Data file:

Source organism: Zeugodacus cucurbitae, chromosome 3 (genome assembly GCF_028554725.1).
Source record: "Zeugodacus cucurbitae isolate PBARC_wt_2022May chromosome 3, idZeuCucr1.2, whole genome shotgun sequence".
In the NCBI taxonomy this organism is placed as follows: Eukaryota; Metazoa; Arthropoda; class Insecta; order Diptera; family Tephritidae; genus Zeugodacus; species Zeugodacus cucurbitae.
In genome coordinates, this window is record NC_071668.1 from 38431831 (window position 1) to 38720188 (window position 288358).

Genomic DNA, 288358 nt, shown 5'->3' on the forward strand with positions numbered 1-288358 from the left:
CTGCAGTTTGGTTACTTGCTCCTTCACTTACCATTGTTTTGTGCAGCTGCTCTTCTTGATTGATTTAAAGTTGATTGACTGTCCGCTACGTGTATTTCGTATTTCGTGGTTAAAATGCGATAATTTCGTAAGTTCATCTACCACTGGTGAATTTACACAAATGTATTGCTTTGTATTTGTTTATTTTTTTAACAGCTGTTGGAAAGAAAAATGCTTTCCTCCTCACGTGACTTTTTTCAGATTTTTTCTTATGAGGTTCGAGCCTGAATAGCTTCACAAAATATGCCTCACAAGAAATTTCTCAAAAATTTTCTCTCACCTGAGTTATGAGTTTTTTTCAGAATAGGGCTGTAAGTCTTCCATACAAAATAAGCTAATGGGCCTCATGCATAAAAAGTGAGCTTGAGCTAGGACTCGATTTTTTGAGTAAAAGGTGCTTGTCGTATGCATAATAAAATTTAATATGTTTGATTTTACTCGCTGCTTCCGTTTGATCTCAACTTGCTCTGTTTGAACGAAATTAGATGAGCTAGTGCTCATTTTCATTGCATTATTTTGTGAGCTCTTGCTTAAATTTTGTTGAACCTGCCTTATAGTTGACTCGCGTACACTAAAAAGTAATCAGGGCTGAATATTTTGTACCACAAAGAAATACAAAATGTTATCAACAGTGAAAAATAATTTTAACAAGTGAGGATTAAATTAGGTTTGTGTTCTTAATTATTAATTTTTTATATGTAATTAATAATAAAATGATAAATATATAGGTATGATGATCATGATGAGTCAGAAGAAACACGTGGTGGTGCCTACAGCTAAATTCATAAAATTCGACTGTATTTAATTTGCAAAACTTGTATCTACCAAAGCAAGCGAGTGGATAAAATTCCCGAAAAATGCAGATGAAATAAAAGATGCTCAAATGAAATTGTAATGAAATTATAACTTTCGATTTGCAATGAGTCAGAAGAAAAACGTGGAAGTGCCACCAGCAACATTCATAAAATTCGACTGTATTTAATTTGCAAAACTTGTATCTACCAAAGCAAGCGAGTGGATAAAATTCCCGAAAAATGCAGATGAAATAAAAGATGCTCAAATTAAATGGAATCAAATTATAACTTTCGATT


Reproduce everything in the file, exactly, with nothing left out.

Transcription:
Source organism: Zeugodacus cucurbitae, chromosome 3 (genome assembly GCF_028554725.1).
Source record: "Zeugodacus cucurbitae isolate PBARC_wt_2022May chromosome 3, idZeuCucr1.2, whole genome shotgun sequence".
In the NCBI taxonomy this organism is placed as follows: Eukaryota; Metazoa; Arthropoda; class Insecta; order Diptera; family Tephritidae; genus Zeugodacus; species Zeugodacus cucurbitae.
In genome coordinates, this window is record NC_071668.1 from 38431831 (window position 1) to 38720188 (window position 288358).

Genomic DNA, 288358 nt, shown 5'->3' on the forward strand with positions numbered 1-288358 from the left:
CTGCAGTTTGGTTACTTGCTCCTTCACTTACCATTGTTTTGTGCAGCTGCTCTTCTTGATTGATTTAAAGTTGATTGACTGTCCGCTACGTGTATTTCGTATTTCGTGGTTAAAATGCGATAATTTCGTAAGTTCATCTACCACTGGTGAATTTACACAAATGTATTGCTTTGTATTTGTTTATTTTTTTAACAGCTGTTGGAAAGAAAAATGCTTTCCTCCTCACGTGACTTTTTTCAGATTTTTTCTTATGAGGTTCGAGCCTGAATAGCTTCACAAAATATGCCTCACAAGAAATTTCTCAAAAATTTTCTCTCACCTGAGTTATGAGTTTTTTTCAGAATAGGGCTGTAAGTCTTCCATACAAAATAAGCTAATGGGCCTCATGCATAAAAAGTGAGCTTGAGCTAGGACTCGATTTTTTGAGTAAAAGGTGCTTGTCGTATGCATAATAAAATTTAATATGTTTGATTTTACTCGCTGCTTCCGTTTGATCTCAACTTGCTCTGTTTGAACGAAATTAGATGAGCTAGTGCTCATTTTCATTGCATTATTTTGTGAGCTCTTGCTTAAATTTTGTTGAACCTGCCTTATAGTTGACTCGCGTACACTAAAAAGTAATCAGGGCTGAATATTTTGTACCACAAAGAAATACAAAATGTTATCAACAGTGAAAAATAATTTTAACAAGTGAGGATTAAATTAGGTTTGTGTTCTTAATTATTAATTTTTTATATGTAATTAATAATAAAATGATAAATATATAGGTATGATGATCATGATGAGTCAGAAGAAACACGTGGTGGTGCCTACAGCTAAATTCATAAAATTCGACTGTATTTAATTTGCAAAACTTGTATCTACCAAAGCAAGCGAGTGGATAAAATTCCCGAAAAATGCAGATGAAATAAAAGATGCTCAAATGAAATTGTAATGAAATTATAACTTTCGATTTGCAATGAGTCAGAAGAAAAACGTGGAAGTGCCACCAGCAACATTCATAAAATTCGACTGTATTTAATTTGCAAAACTTGTATCTACCAAAGCAAGCGAGTGGATAAAATTCCCGAAAAATGCAGATGAAATAAAAGATGCTCAAATTAAATGGAATCAAATTATAACTTTCGATT